Omars Mini Pro 10000 - Compact form with three USB ports, but limited output
The Omars Mini Pro 10000 is a compact power bank offering USB-C and two USB-A ports. But offers limited fast charging. And its 15W output limit can’t cover all three USB ports at once well.
User Review( votes)
- Charges most model phones at their normal rate
- Fast charges iPhones
- Charges Switch while you play
- Can be recharged by Nintendo Switch AC Adapter
- Fits in most Switch carrying cases
- Supports pass through charging
- Charge 2-3 devices at once (15W max total)
- Within FAA limits for lithium batteries and flights
- Won’t fast charge Android phones
- Doesn’t include a USB-C to USB-C cable
Disclosure: As an Amazon Associate I earn from qualifying purchases. Omars provided the product in this review.
- Ports: USB-C, USB-A x2, micro-USB
- USB-C Output:
- 15W USB-C (5V/3A)
- Apple 2.4A
- USB-A Output:
- 12W USB (5V/2.4A)
- Apple 2.4A
- Input: 15W USB-C PD (5V/3A), 10W micro-USB (5V/2A)
- Capacity: 10,000mAh | 37Wh
- Size: 3.6 x 2.4 x 0.9 inches | 90 x 62 x 22 mm
- Weight: 6.7 oz | 190 grams
Included In Box:
- Omars Mini Pro 10000
- micro-USB cable, 8 inches
- Nintendo Switch (handheld)
Estimated Number of Charges:
- iPhone 6/7/8: 4 charges
- iPhone Plus/X/XR: 2 charges
- Samsung Galaxy S8/S9: 2 charges
- iPhone 11, Samsung Galaxy S10: 2 charges
- Nintendo Switch (2017): 4.5 hours of play
- Nintendo Switch (2019): 7 hours of play
- Nintendo Switch Lite: 7.5 hours of play
The Omars Mini Pro 10000 reminds me of the classic 10,000mAh USB-A power banks before USB-C hit the market. Though it offers twice as many USB ports. A simple design, with all the USB ports on the same side. The USB-A ports are just far enough apart to work with two cables. But the USB-C and micro-USB ports are too close to use together. Cutting out some pass through charging options.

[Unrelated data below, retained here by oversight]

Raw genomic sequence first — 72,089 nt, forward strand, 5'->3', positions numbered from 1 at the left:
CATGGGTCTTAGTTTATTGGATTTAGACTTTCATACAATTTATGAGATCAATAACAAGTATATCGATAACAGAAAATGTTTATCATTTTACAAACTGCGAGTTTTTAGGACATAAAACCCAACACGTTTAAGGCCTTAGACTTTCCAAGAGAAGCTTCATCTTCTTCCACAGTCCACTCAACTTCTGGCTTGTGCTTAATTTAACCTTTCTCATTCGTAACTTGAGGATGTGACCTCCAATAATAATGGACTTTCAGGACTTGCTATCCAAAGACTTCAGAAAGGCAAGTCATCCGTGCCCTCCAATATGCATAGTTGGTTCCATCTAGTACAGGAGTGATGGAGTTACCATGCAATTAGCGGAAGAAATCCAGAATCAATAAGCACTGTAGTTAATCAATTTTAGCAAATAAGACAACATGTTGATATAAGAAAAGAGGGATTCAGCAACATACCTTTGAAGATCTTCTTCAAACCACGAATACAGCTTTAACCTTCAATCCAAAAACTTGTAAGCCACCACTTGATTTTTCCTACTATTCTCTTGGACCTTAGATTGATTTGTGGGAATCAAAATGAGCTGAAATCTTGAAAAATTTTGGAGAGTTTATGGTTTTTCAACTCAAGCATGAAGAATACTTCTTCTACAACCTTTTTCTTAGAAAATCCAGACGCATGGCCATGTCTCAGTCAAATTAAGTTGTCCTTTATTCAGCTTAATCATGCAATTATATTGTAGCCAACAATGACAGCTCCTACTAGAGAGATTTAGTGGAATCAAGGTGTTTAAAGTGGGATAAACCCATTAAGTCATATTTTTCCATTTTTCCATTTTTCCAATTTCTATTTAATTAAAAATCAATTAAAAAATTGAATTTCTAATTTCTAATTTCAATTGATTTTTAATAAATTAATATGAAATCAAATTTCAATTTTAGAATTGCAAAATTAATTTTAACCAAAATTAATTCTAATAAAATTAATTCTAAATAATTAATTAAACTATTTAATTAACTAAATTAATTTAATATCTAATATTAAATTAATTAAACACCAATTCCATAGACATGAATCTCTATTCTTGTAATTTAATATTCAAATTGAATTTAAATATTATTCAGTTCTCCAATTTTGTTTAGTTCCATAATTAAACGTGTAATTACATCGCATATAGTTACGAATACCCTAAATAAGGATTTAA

Compared To Similar Power Banks
|Charger||Omars Mini Pro 10000||Anker PowerCore 10000|
|RAVPower 10000 USB-C|
|AUKEY PB-Y12 10000 USB-C|
|Ports||USB-C, USB-A x2, micro-USB||USB-A, micro-USB||USB-C, USB-A, micro-USB||USB-C, USB-A, micro-USB|
|Output||15W USB-C||12W USB-A||15W USB-C||15W USB-C|
|Features||Pass Through Charging||Pass Through Charging|
|Pass Through Charging
|Cable||No USB-C cable||No USB-C cable||No USB-C cable||No USB-C cable|
|Dimensions||3.6 x 2.4 x 0.9 in|
|3.6 x 2.4 x 0.9 in|
|5.8 x 2.8 x 0.6 in|
|4 x 2.4 x 0.8 in
|Price||$13.96||$24.99||No products found.||No products found.|
Prices are from Amazon Product Advertising API, last updated on 2021-10-18.
Check with your device’s manufacturer to verify which charging standards it supports.
USB Power Delivery & Quick Charge 4+ Phones
- Apple iPhone 8/X/XR/XS/11
- Essential Phone
- Google Pixel
- LG ThinQ/V30
- Samsung Galaxy S8/S9/S10
- Samsung Galaxy Note 8/9
- Xiaomi Mi 8/9
- ZTE Axon Pro 9/10
As USB PD isn’t supported there’s no fast charging for USB PD supporting Android phones.
iPhones do get fast charging with the older Apple 2.4A standard being supported. It’ll work with either a regular Lightning cable. Or a USB-C to Lightning cable. Even the latest iPhone still supports the old standard. But it will charge about 15 minutes slower than USB PD would.
Quick Charge 3.0 Phones
- Samsung Galaxy
- Xiaomi Mi 5/6
Using a Moto G6 for testing we get normal charging rates. As no Quick Charge or compatible fast charging standard is supported that’s as fast as it goes. Still, 10W is a decent charge rate.
Even without USB PD it still works well for all model Nintendo Switch in handheld/tabletop mode.
- Nintendo Switch (original) – Charges while you play under all conditions.
- Nintendo Switch (2019 update) – Charges while you play under all conditions.
- Nintendo Switch Lite – Charges while you play under all conditions.
With all three models you’ll get up to a 10W charger. The Switch doesn’t use more than 8.9W, and usually less. So the battery will charge. But more slowly than with USB PD.
It will not support the Switch’s dock, as it doesn’t offer the required output.
Multiple Device Limit